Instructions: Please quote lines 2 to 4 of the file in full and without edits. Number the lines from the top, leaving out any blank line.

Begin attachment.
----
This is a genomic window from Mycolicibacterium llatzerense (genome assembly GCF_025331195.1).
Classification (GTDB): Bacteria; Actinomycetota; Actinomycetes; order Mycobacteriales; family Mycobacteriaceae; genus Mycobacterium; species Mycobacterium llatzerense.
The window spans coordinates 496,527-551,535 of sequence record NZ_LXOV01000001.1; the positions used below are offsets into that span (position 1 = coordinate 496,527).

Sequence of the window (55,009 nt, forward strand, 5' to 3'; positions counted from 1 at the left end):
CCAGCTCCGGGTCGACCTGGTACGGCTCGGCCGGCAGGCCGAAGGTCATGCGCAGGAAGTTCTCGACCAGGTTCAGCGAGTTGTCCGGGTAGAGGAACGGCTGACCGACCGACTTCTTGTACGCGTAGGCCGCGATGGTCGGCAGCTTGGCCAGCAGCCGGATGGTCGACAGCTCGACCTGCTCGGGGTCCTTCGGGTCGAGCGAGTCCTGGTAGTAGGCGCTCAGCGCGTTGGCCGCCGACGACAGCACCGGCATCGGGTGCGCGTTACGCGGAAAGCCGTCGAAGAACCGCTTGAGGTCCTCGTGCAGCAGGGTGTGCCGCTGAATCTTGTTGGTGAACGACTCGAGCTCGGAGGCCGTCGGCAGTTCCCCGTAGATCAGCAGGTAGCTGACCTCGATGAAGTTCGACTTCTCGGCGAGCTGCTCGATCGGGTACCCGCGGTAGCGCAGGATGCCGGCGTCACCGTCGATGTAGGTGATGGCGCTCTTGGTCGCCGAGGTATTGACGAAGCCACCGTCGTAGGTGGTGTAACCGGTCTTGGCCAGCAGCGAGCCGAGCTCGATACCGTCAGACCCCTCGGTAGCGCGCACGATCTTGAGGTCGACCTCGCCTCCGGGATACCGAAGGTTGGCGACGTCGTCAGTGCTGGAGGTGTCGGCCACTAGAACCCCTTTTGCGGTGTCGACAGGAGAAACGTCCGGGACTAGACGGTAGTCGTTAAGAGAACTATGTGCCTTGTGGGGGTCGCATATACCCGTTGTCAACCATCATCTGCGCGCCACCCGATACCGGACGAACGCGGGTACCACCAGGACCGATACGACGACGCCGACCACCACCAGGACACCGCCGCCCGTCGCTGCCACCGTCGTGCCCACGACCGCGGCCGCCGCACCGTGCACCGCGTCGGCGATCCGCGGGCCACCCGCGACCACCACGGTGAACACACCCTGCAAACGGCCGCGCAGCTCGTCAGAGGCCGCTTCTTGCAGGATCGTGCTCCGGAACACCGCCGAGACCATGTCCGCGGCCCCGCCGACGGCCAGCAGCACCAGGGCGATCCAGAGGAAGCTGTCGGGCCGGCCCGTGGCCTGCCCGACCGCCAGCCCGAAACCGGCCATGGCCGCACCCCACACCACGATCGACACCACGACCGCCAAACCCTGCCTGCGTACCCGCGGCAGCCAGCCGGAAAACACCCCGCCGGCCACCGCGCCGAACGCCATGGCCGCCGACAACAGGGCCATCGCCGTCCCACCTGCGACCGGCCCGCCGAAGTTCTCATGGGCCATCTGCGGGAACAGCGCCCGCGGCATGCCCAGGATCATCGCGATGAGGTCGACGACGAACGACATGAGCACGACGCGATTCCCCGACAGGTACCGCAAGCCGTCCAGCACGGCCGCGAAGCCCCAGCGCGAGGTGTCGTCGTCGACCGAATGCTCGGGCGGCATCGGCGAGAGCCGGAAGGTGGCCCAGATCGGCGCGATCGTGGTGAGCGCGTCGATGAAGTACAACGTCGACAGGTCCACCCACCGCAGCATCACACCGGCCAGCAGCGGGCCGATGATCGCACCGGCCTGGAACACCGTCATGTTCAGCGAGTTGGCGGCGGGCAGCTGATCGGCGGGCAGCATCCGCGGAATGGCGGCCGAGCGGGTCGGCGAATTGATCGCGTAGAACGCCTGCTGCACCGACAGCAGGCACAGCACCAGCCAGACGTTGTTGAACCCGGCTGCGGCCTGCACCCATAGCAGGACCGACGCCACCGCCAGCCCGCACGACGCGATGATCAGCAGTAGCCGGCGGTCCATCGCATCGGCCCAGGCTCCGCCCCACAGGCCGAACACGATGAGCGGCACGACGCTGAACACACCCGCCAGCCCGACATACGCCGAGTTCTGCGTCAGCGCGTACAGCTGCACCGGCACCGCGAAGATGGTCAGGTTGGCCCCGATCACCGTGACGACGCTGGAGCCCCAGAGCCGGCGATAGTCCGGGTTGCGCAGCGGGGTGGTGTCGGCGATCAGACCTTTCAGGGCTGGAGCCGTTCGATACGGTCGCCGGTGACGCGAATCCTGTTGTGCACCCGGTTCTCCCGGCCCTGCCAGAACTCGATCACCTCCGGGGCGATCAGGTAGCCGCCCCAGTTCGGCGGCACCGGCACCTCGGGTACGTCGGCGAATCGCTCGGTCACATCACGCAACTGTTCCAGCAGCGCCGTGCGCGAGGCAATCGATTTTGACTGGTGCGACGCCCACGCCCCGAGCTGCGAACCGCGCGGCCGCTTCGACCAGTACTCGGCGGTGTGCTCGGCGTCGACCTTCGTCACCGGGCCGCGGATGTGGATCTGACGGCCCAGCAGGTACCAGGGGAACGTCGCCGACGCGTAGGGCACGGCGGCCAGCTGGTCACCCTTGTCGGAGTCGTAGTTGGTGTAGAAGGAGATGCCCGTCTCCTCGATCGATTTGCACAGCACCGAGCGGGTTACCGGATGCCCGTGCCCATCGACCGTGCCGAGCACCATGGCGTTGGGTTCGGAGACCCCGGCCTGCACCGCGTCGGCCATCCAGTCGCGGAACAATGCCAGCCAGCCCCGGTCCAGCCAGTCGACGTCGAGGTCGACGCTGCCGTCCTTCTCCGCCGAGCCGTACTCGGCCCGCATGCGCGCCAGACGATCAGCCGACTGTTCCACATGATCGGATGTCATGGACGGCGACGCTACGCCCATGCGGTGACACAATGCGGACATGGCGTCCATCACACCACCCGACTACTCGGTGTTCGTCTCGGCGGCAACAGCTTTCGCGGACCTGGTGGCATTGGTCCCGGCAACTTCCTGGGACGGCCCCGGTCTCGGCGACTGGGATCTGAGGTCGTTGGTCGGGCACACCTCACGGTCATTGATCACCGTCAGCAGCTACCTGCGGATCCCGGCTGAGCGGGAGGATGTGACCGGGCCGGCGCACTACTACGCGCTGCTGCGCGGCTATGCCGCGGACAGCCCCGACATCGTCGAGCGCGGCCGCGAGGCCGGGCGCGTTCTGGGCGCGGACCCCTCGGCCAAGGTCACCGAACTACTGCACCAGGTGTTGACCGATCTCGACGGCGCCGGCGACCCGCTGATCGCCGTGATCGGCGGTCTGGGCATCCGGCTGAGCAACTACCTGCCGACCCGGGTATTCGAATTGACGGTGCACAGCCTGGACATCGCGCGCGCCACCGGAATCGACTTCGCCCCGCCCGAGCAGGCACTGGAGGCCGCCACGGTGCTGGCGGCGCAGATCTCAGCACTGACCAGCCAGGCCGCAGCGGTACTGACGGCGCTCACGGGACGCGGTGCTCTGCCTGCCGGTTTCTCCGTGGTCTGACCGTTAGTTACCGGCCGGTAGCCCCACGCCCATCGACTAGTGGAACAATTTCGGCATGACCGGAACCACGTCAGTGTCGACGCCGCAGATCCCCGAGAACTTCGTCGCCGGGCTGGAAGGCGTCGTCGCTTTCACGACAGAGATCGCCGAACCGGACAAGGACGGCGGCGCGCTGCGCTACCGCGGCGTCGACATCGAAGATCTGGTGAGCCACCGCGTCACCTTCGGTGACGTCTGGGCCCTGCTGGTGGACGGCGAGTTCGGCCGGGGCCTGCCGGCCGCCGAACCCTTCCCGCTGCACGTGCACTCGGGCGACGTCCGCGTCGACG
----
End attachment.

Classification (GTDB): Bacteria; Actinomycetota; Actinomycetes; order Mycobacteriales; family Mycobacteriaceae; genus Mycobacterium; species Mycobacterium llatzerense.
The window spans coordinates 496,527-551,535 of sequence record NZ_LXOV01000001.1; the positions used below are offsets into that span (position 1 = coordinate 496,527).

Sequence of the window (55,009 nt, forward strand, 5' to 3'; positions counted from 1 at the left end):